N.Y. Gov. Cuomo Announces Review of Banks for Post-Sandy Mortgage Practices

March 7, 2013

New York Gov. Andrew Cuomo announced that the state’s financial regulators will review post-Sandy mortgage practices by banks and mortgage servicers. The review is intended to examine whether homeowners who were impacted by Superstorm Sandy and were allowed more time with their mortgage payments are now being unfairly required to make up all past payments in immediate lump sum repayments.

The state’s Department of Financial Services is asking banks to allow more time for homeowners to make back payments and checking if banks have delivered on their promise not to use late payments to start foreclosure proceedings or hurt homeowners’ credit ratings.

The state regulators obtained agreements in November and December from major banks and servicers promising to offer forbearance on mortgage payments to certain homeowners who were struggling to make their payments after Sandy.

The banks agreed to let these homeowners go without making payments for three to six months and without requiring lump sum balloon payments at the end of the forbearance period. The banks and servicers also agreed that homeowners’ credit ratings would not be negatively impacted.

But now that the initial three-month forbearance periods are expiring, the Department said it is receiving reports from some homeowners saying they are being asked for full lump sum payments.

In addition, some homeowners say they are receiving pre-foreclosure notices based on missed payments during the forbearance period and are being reported to credit agencies for missed payments.

“Many New Yorkers were hit hard by Superstorm Sandy and couldn’t pay their bills due to lost income, home repair expenses, or relocation costs, so banks offered relief to homeowners in the form of forbearance on mortgage payments,” Gov. Cuomo said.

”It would be illogical to offer that relief and now expect lump sum payments from financially-strapped homeowners. A homeowner who could come up with three months in mortgage payments all at once probably didn’t need forbearance in the first place. Everyone else needs more time to repay,” Cuomo said.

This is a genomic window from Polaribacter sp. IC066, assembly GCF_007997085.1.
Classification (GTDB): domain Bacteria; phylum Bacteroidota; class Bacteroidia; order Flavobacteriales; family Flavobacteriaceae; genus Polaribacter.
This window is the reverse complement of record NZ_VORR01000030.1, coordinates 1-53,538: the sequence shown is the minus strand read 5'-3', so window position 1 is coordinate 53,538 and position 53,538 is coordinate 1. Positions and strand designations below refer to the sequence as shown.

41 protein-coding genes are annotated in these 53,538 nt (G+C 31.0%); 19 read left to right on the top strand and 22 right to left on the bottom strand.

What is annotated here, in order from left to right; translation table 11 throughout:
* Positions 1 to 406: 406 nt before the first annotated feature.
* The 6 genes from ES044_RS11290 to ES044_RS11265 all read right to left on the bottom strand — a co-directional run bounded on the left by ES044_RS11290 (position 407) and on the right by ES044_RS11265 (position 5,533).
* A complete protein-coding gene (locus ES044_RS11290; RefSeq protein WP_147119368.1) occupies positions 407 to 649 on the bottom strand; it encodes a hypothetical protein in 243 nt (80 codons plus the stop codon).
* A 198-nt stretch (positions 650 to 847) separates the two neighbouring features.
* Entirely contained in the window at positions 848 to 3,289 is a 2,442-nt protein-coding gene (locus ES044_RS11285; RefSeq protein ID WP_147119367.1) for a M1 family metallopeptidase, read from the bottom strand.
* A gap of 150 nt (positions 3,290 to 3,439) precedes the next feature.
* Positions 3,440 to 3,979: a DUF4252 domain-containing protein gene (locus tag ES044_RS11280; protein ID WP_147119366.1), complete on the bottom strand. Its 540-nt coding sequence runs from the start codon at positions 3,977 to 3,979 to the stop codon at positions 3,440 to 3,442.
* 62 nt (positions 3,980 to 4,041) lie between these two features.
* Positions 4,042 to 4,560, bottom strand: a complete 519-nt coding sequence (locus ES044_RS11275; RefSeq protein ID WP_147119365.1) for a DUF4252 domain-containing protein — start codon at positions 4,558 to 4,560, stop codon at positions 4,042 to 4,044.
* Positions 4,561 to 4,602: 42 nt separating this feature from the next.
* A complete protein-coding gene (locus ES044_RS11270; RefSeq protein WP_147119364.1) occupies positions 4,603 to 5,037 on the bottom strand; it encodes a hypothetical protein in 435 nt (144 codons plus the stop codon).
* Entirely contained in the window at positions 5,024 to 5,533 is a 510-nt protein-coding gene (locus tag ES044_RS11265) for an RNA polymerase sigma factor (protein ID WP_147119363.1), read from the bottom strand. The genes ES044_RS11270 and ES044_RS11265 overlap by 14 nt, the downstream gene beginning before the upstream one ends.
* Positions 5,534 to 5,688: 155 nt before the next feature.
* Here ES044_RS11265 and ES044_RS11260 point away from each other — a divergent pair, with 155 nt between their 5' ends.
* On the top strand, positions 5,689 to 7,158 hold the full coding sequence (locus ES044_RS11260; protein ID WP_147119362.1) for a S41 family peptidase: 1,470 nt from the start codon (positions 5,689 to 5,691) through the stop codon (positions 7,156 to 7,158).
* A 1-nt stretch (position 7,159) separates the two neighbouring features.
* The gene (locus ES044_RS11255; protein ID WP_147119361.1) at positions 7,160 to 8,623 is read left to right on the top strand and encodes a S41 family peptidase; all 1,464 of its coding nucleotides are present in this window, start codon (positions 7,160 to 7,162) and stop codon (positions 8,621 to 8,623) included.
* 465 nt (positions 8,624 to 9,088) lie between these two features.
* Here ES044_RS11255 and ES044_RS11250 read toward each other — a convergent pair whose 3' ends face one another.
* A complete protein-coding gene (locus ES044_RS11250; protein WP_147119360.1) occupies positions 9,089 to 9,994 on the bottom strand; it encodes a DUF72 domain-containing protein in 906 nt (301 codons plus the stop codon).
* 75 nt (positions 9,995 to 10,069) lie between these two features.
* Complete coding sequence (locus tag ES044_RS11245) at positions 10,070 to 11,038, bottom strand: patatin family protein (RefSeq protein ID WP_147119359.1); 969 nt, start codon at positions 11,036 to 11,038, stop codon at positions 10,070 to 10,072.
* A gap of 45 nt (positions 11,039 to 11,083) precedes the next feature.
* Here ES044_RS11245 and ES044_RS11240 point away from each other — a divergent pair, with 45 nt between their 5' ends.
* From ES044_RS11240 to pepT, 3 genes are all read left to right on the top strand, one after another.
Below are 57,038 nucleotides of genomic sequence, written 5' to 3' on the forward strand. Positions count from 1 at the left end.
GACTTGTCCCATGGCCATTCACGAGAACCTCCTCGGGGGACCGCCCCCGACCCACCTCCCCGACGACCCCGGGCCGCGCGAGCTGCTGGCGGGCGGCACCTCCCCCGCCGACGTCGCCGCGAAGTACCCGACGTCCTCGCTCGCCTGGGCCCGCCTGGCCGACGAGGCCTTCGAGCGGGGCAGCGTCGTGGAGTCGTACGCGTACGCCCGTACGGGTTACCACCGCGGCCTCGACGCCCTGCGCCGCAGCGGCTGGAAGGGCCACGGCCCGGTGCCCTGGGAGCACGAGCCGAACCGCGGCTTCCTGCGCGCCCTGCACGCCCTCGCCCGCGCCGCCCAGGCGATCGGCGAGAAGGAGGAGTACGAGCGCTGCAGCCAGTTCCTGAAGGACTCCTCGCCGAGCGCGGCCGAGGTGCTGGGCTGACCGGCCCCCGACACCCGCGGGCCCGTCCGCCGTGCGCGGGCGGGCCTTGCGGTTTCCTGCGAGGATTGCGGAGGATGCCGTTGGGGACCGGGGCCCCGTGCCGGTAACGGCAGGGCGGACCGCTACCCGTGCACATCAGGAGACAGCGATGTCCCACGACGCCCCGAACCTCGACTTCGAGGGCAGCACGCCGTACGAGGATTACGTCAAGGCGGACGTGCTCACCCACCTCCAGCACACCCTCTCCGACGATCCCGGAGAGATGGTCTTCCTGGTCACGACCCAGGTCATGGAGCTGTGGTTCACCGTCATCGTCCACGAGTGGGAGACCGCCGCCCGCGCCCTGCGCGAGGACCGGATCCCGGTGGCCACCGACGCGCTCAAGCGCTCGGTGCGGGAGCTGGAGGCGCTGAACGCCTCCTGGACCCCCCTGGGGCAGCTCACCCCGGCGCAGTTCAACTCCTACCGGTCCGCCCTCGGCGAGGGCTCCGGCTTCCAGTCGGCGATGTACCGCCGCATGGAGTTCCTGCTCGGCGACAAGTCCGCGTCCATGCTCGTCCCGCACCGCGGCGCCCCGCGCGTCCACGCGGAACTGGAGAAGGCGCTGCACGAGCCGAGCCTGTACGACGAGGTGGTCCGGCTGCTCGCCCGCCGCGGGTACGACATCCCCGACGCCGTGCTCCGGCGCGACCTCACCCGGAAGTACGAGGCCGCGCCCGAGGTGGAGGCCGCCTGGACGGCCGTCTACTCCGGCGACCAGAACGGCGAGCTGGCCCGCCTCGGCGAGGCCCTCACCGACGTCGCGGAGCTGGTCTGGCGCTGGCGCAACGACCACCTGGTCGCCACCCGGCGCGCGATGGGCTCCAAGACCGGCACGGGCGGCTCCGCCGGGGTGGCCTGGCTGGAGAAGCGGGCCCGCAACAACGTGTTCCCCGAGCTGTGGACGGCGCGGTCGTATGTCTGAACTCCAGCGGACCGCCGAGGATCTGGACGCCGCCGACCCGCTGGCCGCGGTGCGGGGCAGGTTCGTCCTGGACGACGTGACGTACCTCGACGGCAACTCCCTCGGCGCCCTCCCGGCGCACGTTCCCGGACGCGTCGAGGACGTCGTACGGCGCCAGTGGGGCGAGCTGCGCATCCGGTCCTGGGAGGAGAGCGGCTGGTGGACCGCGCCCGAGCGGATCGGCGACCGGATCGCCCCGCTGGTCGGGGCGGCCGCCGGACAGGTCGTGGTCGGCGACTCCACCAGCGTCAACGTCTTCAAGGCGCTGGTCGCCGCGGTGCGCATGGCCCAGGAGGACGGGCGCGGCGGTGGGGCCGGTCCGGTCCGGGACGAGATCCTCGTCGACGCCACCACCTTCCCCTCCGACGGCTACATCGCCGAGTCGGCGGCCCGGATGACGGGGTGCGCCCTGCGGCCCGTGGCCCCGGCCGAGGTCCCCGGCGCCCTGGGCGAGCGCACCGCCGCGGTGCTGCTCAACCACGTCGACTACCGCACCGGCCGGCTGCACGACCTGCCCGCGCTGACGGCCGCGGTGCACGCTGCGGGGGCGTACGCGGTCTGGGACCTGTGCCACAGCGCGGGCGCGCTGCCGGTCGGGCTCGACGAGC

New York’s Financial Services Superintendent Benjamin Lawsky said, “We are investigating to determine if the complaints we have received are isolated incidents or part of a disturbing trend. Banks can’t just say they will help homeowners hurt by Sandy, they must deliver.”

In letters to the institutions, Superintendent Lawsky asked for information on the number of homeowners who asked for and received forbearance, lenders’ forbearance-related policies and practices, how the institutions implemented forbearances internally, and whether they would consider offering forgiveness of principal and interest payments for up to 12 months post-storm and under what circumstances.

In its survey, the Department is asking banks and mortgage servicers to provide information to the state regulators by March 12. The specific information the Department is seeking includes:

• How lenders changed their internal processes so that homeowners receiving forbearance would not receive erroneous customer statements or pre-foreclosure notices, and would not be reported as being late on payments to credit agencies.

• Whether the institutions provided a written description of forbearance terms to borrowers.

• Foreclosure and pre-foreclosure activity taken or suspended by the institutions during the forbearance period.

Homeowners participating in forbearance programs — as well as all other homeowners with banking or insurance questions related to the storm — can visit disaster assistance centers staffed by the Department of Financial Services or call the Department’s storm hotline at (800) 339-1759. Assistance centers are listed on the Department’s website, www.dfs.ny.gov.

 

Latest Comments

  • March 7, 2013 at 5:29 pm
    Elmer says:
    Cuomo had to take his bar exam 5 times... how is it possible that he can write legislation and get it signed by the majority of state lawmakers who admit they signed it withou... read more
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